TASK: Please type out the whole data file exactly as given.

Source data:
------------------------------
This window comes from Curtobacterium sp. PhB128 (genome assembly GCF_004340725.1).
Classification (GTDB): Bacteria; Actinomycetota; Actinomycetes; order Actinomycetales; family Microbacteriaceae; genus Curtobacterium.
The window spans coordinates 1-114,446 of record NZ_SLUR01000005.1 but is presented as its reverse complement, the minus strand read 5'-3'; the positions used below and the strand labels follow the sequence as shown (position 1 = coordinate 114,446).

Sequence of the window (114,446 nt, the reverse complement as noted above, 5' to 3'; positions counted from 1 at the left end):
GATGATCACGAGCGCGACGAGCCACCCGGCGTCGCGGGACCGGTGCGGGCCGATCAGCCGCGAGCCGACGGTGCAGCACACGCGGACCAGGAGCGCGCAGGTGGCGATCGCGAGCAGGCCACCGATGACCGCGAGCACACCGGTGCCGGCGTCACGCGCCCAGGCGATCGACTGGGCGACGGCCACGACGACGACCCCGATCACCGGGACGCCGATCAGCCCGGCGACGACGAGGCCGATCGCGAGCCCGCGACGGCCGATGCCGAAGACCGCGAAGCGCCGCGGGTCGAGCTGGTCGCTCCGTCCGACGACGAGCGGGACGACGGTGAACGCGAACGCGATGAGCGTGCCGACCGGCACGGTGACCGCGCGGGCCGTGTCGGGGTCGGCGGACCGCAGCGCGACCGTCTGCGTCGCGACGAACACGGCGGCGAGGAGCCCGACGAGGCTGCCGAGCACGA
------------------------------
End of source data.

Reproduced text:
This window comes from Curtobacterium sp. PhB128 (genome assembly GCF_004340725.1).
Classification (GTDB): Bacteria; Actinomycetota; Actinomycetes; order Actinomycetales; family Microbacteriaceae; genus Curtobacterium.
The window spans coordinates 1-114,446 of record NZ_SLUR01000005.1 but is presented as its reverse complement, the minus strand read 5'-3'; the positions used below and the strand labels follow the sequence as shown (position 1 = coordinate 114,446).

Sequence of the window (114,446 nt, the reverse complement as noted above, 5' to 3'; positions counted from 1 at the left end):
GATGATCACGAGCGCGACGAGCCACCCGGCGTCGCGGGACCGGTGCGGGCCGATCAGCCGCGAGCCGACGGTGCAGCACACGCGGACCAGGAGCGCGCAGGTGGCGATCGCGAGCAGGCCACCGATGACCGCGAGCACACCGGTGCCGGCGTCACGCGCCCAGGCGATCGACTGGGCGACGGCCACGACGACGACCCCGATCACCGGGACGCCGATCAGCCCGGCGACGACGAGGCCGATCGCGAGCCCGCGACGGCCGATGCCGAAGACCGCGAAGCGCCGCGGGTCGAGCTGGTCGCTCCGTCCGACGACGAGCGGGACGACGGTGAACGCGAACGCGATGAGCGTGCCGACCGGCACGGTGACCGCGCGGGCCGTGTCGGGGTCGGCGGACCGCAGCGCGACCGTCTGCGTCGCGACGAACACGGCGGCGAGGAGCCCGACGAGGCTGCCGAGCACGA